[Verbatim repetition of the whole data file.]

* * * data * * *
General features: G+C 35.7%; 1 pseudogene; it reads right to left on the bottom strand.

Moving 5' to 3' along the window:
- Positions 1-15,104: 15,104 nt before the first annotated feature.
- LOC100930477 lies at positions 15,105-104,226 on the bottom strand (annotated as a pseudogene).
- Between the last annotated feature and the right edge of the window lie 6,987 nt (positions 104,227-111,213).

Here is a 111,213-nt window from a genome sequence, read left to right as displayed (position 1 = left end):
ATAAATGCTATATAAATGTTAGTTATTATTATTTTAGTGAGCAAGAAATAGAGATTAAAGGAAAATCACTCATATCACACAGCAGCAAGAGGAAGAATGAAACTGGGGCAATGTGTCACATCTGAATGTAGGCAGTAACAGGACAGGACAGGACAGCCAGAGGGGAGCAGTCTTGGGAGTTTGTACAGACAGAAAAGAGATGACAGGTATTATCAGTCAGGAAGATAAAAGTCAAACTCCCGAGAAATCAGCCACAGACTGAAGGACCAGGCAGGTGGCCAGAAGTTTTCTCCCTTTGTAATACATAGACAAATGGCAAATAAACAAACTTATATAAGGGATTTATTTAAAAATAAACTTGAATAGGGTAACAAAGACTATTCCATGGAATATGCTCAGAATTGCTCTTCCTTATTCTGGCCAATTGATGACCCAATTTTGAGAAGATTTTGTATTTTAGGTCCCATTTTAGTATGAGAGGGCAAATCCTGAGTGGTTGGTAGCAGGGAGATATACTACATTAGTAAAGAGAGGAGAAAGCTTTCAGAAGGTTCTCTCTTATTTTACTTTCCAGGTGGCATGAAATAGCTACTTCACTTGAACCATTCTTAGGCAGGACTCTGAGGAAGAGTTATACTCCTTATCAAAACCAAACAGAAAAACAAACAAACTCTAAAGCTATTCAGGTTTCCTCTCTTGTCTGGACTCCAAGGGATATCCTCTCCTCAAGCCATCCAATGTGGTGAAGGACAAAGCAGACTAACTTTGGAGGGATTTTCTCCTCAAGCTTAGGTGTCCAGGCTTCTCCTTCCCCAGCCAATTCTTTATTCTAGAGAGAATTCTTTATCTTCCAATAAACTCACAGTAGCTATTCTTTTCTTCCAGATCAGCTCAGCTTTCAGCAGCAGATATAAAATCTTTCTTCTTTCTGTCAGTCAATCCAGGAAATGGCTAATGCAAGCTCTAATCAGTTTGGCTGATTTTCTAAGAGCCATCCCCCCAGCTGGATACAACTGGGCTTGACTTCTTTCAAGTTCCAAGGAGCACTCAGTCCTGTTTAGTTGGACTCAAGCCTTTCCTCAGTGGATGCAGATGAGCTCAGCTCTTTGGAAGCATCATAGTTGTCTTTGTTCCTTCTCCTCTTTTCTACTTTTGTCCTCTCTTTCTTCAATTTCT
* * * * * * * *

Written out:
General features: G+C 35.7%; 1 pseudogene; it reads right to left on the bottom strand.

Moving 5' to 3' along the window:
- Positions 1-15,104: 15,104 nt before the first annotated feature.
- LOC100930477 lies at positions 15,105-104,226 on the bottom strand (annotated as a pseudogene).
- Between the last annotated feature and the right edge of the window lie 6,987 nt (positions 104,227-111,213).

Here is a 111,213-nt window from a genome sequence, read left to right as displayed (position 1 = left end):
ATAAATGCTATATAAATGTTAGTTATTATTATTTTAGTGAGCAAGAAATAGAGATTAAAGGAAAATCACTCATATCACACAGCAGCAAGAGGAAGAATGAAACTGGGGCAATGTGTCACATCTGAATGTAGGCAGTAACAGGACAGGACAGGACAGCCAGAGGGGAGCAGTCTTGGGAGTTTGTACAGACAGAAAAGAGATGACAGGTATTATCAGTCAGGAAGATAAAAGTCAAACTCCCGAGAAATCAGCCACAGACTGAAGGACCAGGCAGGTGGCCAGAAGTTTTCTCCCTTTGTAATACATAGACAAATGGCAAATAAACAAACTTATATAAGGGATTTATTTAAAAATAAACTTGAATAGGGTAACAAAGACTATTCCATGGAATATGCTCAGAATTGCTCTTCCTTATTCTGGCCAATTGATGACCCAATTTTGAGAAGATTTTGTATTTTAGGTCCCATTTTAGTATGAGAGGGCAAATCCTGAGTGGTTGGTAGCAGGGAGATATACTACATTAGTAAAGAGAGGAGAAAGCTTTCAGAAGGTTCTCTCTTATTTTACTTTCCAGGTGGCATGAAATAGCTACTTCACTTGAACCATTCTTAGGCAGGACTCTGAGGAAGAGTTATACTCCTTATCAAAACCAAACAGAAAAACAAACAAACTCTAAAGCTATTCAGGTTTCCTCTCTTGTCTGGACTCCAAGGGATATCCTCTCCTCAAGCCATCCAATGTGGTGAAGGACAAAGCAGACTAACTTTGGAGGGATTTTCTCCTCAAGCTTAGGTGTCCAGGCTTCTCCTTCCCCAGCCAATTCTTTATTCTAGAGAGAATTCTTTATCTTCCAATAAACTCACAGTAGCTATTCTTTTCTTCCAGATCAGCTCAGCTTTCAGCAGCAGATATAAAATCTTTCTTCTTTCTGTCAGTCAATCCAGGAAATGGCTAATGCAAGCTCTAATCAGTTTGGCTGATTTTCTAAGAGCCATCCCCCCAGCTGGATACAACTGGGCTTGACTTCTTTCAAGTTCCAAGGAGCACTCAGTCCTGTTTAGTTGGACTCAAGCCTTTCCTCAGTGGATGCAGATGAGCTCAGCTCTTTGGAAGCATCATAGTTGTCTTTGTTCCTTCTCCTCTTTTCTACTTTTGTCCTCTCTTTCTTCAATTTCT